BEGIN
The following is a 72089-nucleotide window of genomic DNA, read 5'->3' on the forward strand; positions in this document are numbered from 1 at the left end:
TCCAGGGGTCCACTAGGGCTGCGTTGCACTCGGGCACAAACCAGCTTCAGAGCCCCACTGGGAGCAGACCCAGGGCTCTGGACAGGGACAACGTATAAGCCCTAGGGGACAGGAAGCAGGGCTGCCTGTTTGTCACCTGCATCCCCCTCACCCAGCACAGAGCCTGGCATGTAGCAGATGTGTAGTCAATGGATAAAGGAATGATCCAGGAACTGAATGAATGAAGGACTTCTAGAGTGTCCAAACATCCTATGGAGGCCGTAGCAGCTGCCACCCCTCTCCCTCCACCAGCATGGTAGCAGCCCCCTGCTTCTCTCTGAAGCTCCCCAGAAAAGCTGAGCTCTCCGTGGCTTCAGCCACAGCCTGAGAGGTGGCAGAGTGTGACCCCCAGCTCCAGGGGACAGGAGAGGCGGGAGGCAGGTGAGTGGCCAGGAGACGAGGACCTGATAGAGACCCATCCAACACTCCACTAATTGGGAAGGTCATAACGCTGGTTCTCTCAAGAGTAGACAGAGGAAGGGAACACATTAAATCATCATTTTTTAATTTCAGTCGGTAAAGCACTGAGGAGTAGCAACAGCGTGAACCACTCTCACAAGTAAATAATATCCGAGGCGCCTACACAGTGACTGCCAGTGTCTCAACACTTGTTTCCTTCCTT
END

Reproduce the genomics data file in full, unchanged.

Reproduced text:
The following is a 72089-nucleotide window of genomic DNA, read 5'->3' on the forward strand; positions in this document are numbered from 1 at the left end:
TCCAGGGGTCCACTAGGGCTGCGTTGCACTCGGGCACAAACCAGCTTCAGAGCCCCACTGGGAGCAGACCCAGGGCTCTGGACAGGGACAACGTATAAGCCCTAGGGGACAGGAAGCAGGGCTGCCTGTTTGTCACCTGCATCCCCCTCACCCAGCACAGAGCCTGGCATGTAGCAGATGTGTAGTCAATGGATAAAGGAATGATCCAGGAACTGAATGAATGAAGGACTTCTAGAGTGTCCAAACATCCTATGGAGGCCGTAGCAGCTGCCACCCCTCTCCCTCCACCAGCATGGTAGCAGCCCCCTGCTTCTCTCTGAAGCTCCCCAGAAAAGCTGAGCTCTCCGTGGCTTCAGCCACAGCCTGAGAGGTGGCAGAGTGTGACCCCCAGCTCCAGGGGACAGGAGAGGCGGGAGGCAGGTGAGTGGCCAGGAGACGAGGACCTGATAGAGACCCATCCAACACTCCACTAATTGGGAAGGTCATAACGCTGGTTCTCTCAAGAGTAGACAGAGGAAGGGAACACATTAAATCATCATTTTTTAATTTCAGTCGGTAAAGCACTGAGGAGTAGCAACAGCGTGAACCACTCTCACAAGTAAATAATATCCGAGGCGCCTACACAGTGACTGCCAGTGTCTCAACACTTGTTTCCTTCCTT